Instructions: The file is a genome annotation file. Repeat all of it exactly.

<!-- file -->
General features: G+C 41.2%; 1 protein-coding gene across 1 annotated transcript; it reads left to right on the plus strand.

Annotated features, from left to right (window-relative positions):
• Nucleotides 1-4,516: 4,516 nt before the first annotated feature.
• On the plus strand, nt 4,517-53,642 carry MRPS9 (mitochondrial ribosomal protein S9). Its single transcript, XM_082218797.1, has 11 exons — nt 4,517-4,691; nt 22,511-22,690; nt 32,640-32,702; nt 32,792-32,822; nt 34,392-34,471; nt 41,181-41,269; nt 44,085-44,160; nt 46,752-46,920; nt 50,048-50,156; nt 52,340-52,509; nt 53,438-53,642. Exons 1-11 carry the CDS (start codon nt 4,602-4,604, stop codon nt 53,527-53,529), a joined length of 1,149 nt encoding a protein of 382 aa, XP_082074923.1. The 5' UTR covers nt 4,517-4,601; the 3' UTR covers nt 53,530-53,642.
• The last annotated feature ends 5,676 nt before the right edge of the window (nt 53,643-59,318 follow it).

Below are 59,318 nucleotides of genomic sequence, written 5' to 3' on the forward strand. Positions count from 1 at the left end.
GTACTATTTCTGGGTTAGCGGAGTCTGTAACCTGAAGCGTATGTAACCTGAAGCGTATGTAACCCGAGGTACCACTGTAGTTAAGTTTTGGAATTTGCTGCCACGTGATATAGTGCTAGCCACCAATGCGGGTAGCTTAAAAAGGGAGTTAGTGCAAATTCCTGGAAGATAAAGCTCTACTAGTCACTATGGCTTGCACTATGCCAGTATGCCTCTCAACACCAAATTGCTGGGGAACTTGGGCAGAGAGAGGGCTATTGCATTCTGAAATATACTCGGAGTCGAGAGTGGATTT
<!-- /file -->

General features: G+C 41.2%; 1 protein-coding gene across 1 annotated transcript; it reads left to right on the plus strand.

Annotated features, from left to right (window-relative positions):
• Nucleotides 1-4,516: 4,516 nt before the first annotated feature.
• On the plus strand, nt 4,517-53,642 carry MRPS9 (mitochondrial ribosomal protein S9). Its single transcript, XM_082218797.1, has 11 exons — nt 4,517-4,691; nt 22,511-22,690; nt 32,640-32,702; nt 32,792-32,822; nt 34,392-34,471; nt 41,181-41,269; nt 44,085-44,160; nt 46,752-46,920; nt 50,048-50,156; nt 52,340-52,509; nt 53,438-53,642. Exons 1-11 carry the CDS (start codon nt 4,602-4,604, stop codon nt 53,527-53,529), a joined length of 1,149 nt encoding a protein of 382 aa, XP_082074923.1. The 5' UTR covers nt 4,517-4,601; the 3' UTR covers nt 53,530-53,642.
• The last annotated feature ends 5,676 nt before the right edge of the window (nt 53,643-59,318 follow it).

Below are 59,318 nucleotides of genomic sequence, written 5' to 3' on the forward strand. Positions count from 1 at the left end.
GTACTATTTCTGGGTTAGCGGAGTCTGTAACCTGAAGCGTATGTAACCTGAAGCGTATGTAACCCGAGGTACCACTGTAGTTAAGTTTTGGAATTTGCTGCCACGTGATATAGTGCTAGCCACCAATGCGGGTAGCTTAAAAAGGGAGTTAGTGCAAATTCCTGGAAGATAAAGCTCTACTAGTCACTATGGCTTGCACTATGCCAGTATGCCTCTCAACACCAAATTGCTGGGGAACTTGGGCAGAGAGAGGGCTATTGCATTCTGAAATATACTCGGAGTCGAGAGTGGATTT